Samuel Ajayi Crowther. Herbert Macaulay. Stella Ameyo Adadevoh. You would never link these names. One was a clergyman, the second an engineer, and the third a doctor.
But they are linked biologically. Crowther was the grandfather of Macaulay. Macaulay was the great grandfather of Ameyo. And Ameyo was the doctor that saved Nigeria from a certain outbreak of the Ebola virus disease that would have ruined the country and, most probably, the rest of the world.
She, unfortunately, is not alive to celebrate the fruit of her heroic intervention.
Her forefather, Crowther, was a little boy, born in Osogun (in today’s Oyo State) sometime around 1809, captured as a slave along with his mother and other family members, sold to Portuguese traders, rescued by a British Royal Navy ship and taken to Freetown, Sierra Leone, transformed and returned to Lagos.
By then he had converted to Christianity and learnt languages. He became the first African Anglican bishop, and translated the English Bible into Yoruba. His version, written in the Oyo dialect, is believed to have contributed in no little way to making the dialect the lingua franca of the Yoruba till this day.
His grandson, Herbert Macaulay, was one of the founding fathers of Nigeria. He started the nationalist movement that would later inspire the likes of Nnamdi Azikiwe, HO Davies, Ernest Ikoli, James Vaughan and Kofo Abayomi.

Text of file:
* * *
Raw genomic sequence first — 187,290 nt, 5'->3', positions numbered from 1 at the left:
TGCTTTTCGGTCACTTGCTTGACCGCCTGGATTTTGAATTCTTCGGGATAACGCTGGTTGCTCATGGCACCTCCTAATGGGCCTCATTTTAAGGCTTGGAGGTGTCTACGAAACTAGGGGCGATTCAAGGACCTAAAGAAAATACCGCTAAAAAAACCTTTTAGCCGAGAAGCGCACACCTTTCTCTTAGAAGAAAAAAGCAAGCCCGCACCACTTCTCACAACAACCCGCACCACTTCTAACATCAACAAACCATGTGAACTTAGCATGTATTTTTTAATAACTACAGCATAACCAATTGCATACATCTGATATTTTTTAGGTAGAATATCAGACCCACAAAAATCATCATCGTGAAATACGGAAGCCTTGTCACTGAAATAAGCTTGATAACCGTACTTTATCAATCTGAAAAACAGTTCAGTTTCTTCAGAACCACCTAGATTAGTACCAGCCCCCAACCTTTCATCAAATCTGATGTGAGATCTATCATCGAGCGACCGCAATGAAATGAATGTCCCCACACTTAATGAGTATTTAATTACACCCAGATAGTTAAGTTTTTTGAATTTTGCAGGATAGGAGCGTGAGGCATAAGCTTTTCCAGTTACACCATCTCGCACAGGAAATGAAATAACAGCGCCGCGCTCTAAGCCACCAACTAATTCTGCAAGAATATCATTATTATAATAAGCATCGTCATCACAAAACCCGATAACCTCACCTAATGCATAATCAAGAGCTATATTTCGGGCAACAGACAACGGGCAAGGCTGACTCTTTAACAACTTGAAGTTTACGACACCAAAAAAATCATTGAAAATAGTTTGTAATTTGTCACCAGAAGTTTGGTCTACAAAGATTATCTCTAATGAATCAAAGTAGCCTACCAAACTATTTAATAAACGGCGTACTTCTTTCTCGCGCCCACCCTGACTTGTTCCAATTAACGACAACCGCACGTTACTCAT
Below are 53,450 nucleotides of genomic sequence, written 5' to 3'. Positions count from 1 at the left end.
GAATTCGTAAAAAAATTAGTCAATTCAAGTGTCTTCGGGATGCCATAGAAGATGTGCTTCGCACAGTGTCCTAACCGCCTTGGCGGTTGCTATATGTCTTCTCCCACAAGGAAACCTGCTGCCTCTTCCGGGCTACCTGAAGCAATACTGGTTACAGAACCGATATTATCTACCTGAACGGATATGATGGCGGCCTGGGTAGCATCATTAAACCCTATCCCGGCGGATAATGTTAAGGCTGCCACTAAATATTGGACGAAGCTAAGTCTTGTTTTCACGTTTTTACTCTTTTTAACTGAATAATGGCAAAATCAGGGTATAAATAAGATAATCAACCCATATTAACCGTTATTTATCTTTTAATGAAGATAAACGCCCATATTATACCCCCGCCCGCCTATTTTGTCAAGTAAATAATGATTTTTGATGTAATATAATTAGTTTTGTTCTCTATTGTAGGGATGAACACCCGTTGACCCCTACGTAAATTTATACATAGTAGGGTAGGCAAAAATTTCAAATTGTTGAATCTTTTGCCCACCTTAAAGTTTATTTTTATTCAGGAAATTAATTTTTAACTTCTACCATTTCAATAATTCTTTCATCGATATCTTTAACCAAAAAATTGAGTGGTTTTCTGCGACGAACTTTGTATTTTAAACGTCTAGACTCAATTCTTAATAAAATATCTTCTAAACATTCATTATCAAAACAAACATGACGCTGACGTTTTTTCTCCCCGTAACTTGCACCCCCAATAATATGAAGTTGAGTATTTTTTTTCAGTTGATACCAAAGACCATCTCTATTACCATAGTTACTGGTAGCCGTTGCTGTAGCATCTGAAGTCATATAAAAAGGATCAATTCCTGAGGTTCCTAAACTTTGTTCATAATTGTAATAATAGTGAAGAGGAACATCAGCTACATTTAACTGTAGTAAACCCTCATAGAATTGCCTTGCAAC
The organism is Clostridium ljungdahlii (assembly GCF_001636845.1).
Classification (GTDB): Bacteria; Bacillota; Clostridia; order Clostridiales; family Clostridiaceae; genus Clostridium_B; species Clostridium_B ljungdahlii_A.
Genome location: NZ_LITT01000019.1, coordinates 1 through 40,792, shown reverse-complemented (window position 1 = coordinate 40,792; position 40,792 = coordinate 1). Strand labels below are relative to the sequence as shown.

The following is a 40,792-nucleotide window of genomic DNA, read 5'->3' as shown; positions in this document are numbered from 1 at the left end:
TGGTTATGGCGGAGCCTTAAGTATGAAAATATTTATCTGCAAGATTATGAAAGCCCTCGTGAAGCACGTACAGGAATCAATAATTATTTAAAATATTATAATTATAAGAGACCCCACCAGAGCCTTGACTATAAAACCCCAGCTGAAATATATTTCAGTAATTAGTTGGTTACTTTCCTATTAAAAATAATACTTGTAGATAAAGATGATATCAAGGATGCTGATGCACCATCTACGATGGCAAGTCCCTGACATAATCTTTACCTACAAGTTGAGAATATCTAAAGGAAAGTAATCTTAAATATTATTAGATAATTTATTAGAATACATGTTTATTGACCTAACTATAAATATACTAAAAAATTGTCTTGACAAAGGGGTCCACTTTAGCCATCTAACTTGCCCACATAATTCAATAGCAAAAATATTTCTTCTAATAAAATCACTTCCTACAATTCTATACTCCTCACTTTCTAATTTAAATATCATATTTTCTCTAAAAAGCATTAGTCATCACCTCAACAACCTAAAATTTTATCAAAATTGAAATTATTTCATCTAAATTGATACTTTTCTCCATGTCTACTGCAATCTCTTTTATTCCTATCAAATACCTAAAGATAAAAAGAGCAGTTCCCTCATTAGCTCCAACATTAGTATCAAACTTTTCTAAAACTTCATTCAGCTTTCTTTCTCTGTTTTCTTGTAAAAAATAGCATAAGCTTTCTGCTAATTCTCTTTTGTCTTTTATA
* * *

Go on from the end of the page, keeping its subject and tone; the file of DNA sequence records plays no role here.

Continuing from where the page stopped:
He died on “national service”. He was preparing for the 1946 constitutional conference in London. A fierce opponent of the British colonialists, he embarked on a tedious nationwide tour to mobilise Nigerians for the conference. But at the age of 82, he was no longer a young man. He fell ill in Kano. He returned to Lagos and died on May 7, 1946.
In 1923, Macaulay had founded the first political party in Nigeria ─ the all-conquering Nigerian National Democratic Party (NNDP). In 1944, he and Dr. Nnamdi Azikiwe founded the National Council of Nigeria and the Cameroons (NCNC), the biggest party in southern Nigeria for decades. Macaulay was a genuine nationalist who suffered untold hardship in the hands of the British colonialists in his bid to set Nigeria free.
And his great granddaughter, Ameyo, kept the flag flying.
She was not an engineer. She was not a journalist. She was not a politician. None of those attributes of her great grandfather.